The following is a message I recently received via EM. It is good information for everyone to consider.
TCCU July 2004 Newsletter
. Treasury, IRS Warn of Phishing Scam
The U.S. Department of Treasury and the Internal
Revenue Service is warning taxpayers of a phishing scheme that attempts to
trick taxpayers into revealing personal information such as Social Security
numbers, driver's license information and bank, credit union and credit card
numbers. Consumers receive an e-mail claiming they are under investigation
for tax fraud and are subject to prosecution. The e-mail informs recipients
they can "help" the investigation by providing "real" information and
directs them to an official-looking Web site, deptreas.org...
, where detailed personal information must be provided to dispute the
charge. This phishing scam is an attempt to steal the individuals identity
and use personal data to take over their financial accounts, run up charges
on their credit cards, apply for loans, credit cards or other services in
the victim's name and file fraudulent tax returns.
At the request of the IRS and the Treasury Inspector
General for Tax Administration (TIGTA), the Internet service provider that
was hosting the Web site has shut the site down. The bogus IRS web page and
the e-mail in this instance contained several grammatical errors, rendering
them as suspicious. However, new versions of the scam could surface at any
time, with proper grammar and spelling and a different destination Web site.
Taxpayers who believe they have received a suspect
communication are encouraged to call TIGTA's toll-free fraud referral
hotline at 1-800-366-4484. Taxpayers can also contact the IRS at
. Protect Your Financial ID
It only takes a few seconds to become a victim of
financial fraud. But it often takes months to recover.
Armed with discarded credit card receipts, checks,
or deposit slips, today's crooks are making unauthorized transactions from
victims' accounts, and even opening new- fraudulent-credit card and checking
accounts. There are steps you can take to prevent your identity from theft.
. Examine all your financial statements. Promptly
reconcile your monthly share draft account statement. Save check stubs and
credit, debit, and ATM (automated teller machine) receipts. Report
discrepancies between your records and monthly statements to the appropriate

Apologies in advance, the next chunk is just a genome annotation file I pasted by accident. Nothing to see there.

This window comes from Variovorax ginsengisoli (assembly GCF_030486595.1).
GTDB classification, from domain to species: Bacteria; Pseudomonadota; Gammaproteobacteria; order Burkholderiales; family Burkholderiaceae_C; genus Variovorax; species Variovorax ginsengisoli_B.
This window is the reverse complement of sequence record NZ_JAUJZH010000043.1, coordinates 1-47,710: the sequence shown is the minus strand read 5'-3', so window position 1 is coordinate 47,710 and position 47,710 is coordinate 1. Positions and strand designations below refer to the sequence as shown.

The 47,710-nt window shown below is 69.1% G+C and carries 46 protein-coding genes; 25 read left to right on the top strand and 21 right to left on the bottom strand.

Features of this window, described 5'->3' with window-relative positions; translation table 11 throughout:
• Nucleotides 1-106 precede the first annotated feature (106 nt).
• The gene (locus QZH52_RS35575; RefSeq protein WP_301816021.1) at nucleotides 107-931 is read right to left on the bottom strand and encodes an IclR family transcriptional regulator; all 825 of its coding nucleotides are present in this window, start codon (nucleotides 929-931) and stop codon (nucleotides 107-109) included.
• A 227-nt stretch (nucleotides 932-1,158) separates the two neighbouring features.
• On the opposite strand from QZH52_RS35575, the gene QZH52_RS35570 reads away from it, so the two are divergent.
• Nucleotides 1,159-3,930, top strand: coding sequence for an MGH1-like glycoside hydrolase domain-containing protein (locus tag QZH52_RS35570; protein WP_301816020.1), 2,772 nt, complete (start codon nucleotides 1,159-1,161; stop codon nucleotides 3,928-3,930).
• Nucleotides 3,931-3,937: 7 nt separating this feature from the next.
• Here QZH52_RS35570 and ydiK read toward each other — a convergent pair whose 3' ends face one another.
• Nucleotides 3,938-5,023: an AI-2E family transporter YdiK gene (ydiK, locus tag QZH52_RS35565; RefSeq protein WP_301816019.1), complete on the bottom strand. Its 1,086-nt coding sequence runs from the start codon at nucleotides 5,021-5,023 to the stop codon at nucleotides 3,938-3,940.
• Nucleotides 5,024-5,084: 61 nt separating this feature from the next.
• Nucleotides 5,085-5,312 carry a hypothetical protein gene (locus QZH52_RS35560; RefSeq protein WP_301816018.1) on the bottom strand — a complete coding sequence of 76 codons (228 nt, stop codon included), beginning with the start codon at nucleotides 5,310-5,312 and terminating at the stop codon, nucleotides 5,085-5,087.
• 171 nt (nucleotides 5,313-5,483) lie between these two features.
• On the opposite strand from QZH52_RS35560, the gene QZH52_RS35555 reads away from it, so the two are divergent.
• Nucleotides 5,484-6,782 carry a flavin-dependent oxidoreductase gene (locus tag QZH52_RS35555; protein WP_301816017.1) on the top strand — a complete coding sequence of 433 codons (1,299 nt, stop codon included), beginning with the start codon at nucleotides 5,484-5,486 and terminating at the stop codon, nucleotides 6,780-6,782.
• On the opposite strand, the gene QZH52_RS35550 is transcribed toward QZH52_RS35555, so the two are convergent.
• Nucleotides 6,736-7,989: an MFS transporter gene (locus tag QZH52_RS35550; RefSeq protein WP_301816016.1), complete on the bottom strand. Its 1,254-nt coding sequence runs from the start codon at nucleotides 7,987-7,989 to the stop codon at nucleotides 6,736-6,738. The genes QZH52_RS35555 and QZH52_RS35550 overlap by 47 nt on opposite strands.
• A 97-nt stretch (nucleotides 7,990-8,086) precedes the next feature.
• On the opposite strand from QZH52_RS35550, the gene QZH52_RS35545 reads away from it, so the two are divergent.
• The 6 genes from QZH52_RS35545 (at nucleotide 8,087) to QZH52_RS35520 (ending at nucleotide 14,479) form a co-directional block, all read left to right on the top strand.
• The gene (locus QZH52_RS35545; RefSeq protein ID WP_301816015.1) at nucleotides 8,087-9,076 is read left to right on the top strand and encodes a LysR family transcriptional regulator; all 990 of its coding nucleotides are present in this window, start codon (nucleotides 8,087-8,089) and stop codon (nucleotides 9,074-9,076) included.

company. Check credit bureau reports at least once a year.
. Limit the paper trail. Store receipts and share
draft carbons in a safe place. Or rip them up, especially areas where
accounts numbers are visible. Destroy blank checks from closed-out accounts
and expired or unused credit cards. And tear up any credit card receipt
. Guard your purse or wallet. Thieves often target
unoccupied vehicles, unlocked office drawers, and health club locker rooms.
. Protect your personal identification number (PIN).
Never keep your ATM PIN in the same place as your card.
. Beware of phone scams. Never give your PIN or any
other personal financial information to an unknown caller.
. Check your mail. If you haven't received mail for
a few days, you may be the victim of mail diversion fraud. This scam
involves a crook forging an individual's signature on a change-of-address
form to divert your mail and obtain financial information. If you suspect
your address has been changed Upcoming without your permission, contact the
. Track financial statements. Find out when
financial statements and plastic cards are due to arrive. If they're late,
contact your credit union or appropriate issuer.
. Protect yourself online. New technology allows
online vendors to assure customers reasonable security from online theft. If
you doubt the security of the vendor, order the items over the telephone..
Visit the Federal Trade Commission identity theft Web site
(www.consumer.gov/idtheft/) to view a copy of its publication, "ID Theft:
When Bad Things Happen To Your Good Name."